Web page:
Reference Desk Observation – Summary

I found that working with Ms. Smith was invaluable to me as a future school librarian. Not only was I able to really see how her day was spent, but being able to pick her brain about every day activities was fantastic. Also, as an enthusiastic teacher, she gave me a lot of wonderful ideas and ways to implement information literacy into nearly any curriculum plans.

I found that while there was a huge emphasis on teaching (rather than answering more reference questions as there would be in a public library) Ms. Smith found many ways to incorporate different information skills into each lesson. Some of what she taught her students to look for were the same things we studied in class – evaluating websites, properly using references resources, and becoming familiar with databases all became major themes in the media center.

It was incredibly refreshing to see a teacher so enthusiastic about teaching and making the environment kid-friendly without being condescending to her students. It was obvious that she was truly loved by the student body and that most teachers valued her opinion and respected her ability to help them with their curriculum.

Reference Desk Observation – Part 5

In the 8th grade schedule this year, there is an extra period that most students may take an elective like art, music, or shop class. This year, the principal approached Ms. Smith and asked if she’d like to teach an elective on information literacy. Ms. Smith not only jumped at the chance but she decided to change the name to Marketing Strategies and incorporate traditional marketing information to help hold student interest. This week, I had the opportunity to watch the class in action.

Ms. Smith divided the 20 student class into groups of 4 and had them act as marketing agencies, each promoting a different imaginary product that they brainstormed. The first marking period focused solely on print ads, techniques used to pull in audiences, and ways to get buyers to purchase the products. Students used these lessons to create their own print ads and pitch them to the class. The second marking period focuses on both television ads and web ads. Students use Flip recorders to tape and upload their own videos. They use fee online animation sites to animate their print ads for Internet-ready marketing.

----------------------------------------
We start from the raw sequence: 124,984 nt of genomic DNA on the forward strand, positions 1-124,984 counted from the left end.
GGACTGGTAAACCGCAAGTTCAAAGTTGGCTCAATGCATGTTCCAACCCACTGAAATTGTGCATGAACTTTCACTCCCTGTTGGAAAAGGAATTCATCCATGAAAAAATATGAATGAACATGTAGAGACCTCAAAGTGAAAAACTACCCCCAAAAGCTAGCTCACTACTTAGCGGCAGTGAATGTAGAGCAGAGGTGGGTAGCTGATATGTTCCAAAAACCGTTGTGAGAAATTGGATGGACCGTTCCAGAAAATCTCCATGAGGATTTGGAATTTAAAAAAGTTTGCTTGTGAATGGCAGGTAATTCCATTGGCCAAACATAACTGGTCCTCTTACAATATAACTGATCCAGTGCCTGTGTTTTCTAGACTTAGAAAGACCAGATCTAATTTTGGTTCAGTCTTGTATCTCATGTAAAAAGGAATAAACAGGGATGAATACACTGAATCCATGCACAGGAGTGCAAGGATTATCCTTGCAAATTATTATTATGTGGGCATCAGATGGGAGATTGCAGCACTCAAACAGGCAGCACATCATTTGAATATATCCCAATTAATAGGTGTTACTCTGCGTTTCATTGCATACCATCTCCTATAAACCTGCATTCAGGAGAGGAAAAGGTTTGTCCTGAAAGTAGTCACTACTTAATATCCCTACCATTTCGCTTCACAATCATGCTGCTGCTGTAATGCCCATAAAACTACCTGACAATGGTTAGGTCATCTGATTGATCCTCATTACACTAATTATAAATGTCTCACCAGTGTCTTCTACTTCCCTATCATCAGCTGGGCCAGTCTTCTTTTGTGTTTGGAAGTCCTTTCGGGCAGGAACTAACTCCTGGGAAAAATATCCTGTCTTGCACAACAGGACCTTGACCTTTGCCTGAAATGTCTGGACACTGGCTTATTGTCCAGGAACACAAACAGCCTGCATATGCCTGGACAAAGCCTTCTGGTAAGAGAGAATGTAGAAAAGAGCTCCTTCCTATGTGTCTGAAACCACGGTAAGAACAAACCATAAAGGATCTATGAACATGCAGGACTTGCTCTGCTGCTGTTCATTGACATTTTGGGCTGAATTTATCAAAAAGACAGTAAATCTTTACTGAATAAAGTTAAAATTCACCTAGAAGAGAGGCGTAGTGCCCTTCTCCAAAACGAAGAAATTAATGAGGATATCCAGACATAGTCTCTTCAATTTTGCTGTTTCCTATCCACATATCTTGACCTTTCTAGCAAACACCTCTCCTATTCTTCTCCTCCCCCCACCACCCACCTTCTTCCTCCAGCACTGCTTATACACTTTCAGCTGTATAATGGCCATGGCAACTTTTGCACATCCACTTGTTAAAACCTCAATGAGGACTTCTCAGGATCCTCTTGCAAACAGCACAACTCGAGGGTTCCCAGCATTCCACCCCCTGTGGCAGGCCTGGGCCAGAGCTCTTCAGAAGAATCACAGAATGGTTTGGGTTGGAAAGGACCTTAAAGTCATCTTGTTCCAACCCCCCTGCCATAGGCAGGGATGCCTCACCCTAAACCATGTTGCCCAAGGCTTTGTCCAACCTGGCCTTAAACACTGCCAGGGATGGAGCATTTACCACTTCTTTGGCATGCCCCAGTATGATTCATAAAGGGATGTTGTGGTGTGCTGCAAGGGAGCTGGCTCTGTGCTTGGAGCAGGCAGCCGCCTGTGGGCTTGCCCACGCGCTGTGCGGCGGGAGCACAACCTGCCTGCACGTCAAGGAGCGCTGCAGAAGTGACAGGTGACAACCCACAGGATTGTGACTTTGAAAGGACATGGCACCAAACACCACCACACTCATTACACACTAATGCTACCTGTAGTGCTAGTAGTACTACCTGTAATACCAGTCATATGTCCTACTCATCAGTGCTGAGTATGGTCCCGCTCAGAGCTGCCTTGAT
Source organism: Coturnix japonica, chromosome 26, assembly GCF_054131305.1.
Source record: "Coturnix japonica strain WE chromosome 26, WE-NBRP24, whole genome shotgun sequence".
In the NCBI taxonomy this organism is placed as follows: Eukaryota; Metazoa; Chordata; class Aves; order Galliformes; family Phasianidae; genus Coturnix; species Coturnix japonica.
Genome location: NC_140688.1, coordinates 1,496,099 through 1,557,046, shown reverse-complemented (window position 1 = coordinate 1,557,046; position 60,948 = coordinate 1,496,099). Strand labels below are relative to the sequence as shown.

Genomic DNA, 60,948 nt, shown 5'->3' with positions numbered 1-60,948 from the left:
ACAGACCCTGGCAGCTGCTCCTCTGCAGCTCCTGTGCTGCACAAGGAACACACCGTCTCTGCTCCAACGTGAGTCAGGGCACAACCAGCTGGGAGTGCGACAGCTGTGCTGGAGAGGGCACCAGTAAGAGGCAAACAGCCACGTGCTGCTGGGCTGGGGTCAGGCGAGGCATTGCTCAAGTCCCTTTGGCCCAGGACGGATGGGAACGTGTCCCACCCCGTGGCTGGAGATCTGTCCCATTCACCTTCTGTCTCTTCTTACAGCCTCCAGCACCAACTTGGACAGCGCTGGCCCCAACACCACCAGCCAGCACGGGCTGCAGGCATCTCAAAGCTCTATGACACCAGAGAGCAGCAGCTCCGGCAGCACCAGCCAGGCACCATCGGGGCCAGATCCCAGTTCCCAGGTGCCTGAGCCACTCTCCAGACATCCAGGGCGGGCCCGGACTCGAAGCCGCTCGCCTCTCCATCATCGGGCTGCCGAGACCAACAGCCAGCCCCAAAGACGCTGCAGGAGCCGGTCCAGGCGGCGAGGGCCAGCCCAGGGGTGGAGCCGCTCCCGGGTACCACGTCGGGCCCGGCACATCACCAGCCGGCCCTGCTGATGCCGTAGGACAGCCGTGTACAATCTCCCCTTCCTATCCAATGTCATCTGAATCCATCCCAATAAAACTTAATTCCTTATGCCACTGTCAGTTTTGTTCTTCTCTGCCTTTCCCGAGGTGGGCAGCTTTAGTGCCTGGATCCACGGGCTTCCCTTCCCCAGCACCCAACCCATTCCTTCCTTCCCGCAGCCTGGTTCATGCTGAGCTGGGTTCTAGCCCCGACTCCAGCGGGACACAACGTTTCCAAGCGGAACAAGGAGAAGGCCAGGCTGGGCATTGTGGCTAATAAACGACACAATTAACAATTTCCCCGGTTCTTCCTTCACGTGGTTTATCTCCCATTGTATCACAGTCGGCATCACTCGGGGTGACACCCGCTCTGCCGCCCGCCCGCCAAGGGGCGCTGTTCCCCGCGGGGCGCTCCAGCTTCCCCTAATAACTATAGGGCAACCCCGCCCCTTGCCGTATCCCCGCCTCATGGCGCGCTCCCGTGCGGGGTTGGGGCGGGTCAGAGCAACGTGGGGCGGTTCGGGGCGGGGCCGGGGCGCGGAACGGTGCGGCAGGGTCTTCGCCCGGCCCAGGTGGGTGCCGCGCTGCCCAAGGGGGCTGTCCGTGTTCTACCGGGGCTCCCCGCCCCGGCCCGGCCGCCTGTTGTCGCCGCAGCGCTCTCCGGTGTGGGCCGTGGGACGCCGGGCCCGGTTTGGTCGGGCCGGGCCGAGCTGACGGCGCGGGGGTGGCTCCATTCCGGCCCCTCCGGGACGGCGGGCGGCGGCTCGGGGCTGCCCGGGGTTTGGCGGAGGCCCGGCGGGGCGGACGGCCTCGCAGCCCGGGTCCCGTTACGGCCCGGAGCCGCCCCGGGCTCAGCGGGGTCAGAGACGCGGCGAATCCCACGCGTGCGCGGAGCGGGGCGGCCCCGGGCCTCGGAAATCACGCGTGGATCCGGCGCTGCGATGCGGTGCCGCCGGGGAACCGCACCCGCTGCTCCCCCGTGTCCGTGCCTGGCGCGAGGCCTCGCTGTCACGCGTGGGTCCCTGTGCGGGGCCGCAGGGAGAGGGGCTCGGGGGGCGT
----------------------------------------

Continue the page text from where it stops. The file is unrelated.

While the focus seems to be on advertising, Ms. Smith makes a point of teaching the students that this is how people market products to consumers. These are also techniques that websites use to get more traffic to come to their sites which is why Google is not always the best way to search for information. She teaches media ethics, advertising versus marketing, and why it is important to be smart information consumers – people who don’t take information at face value.

She even follows this through to plagiarism. She explains that quoting anything that isn’t yours is fine so long as credit is given but even quoting a movie without properly citing it is wrong. Ms. Smith says that some students don’t know that any work needs to be given credit, not just books. She equates directors to authors and explains that their work should be given credit.

The fact that this class exists at all is quite amazing, in my opinion. It does not take place in the media center but a classroom, which gives the class some privacy and cuts down on distractions. The class meets once a day for half the school year and then she’ll get a new set of students for the second half. Both she and the principal think that adding this class is helping to strengthen the students’ ability to identify good sources and accurate information.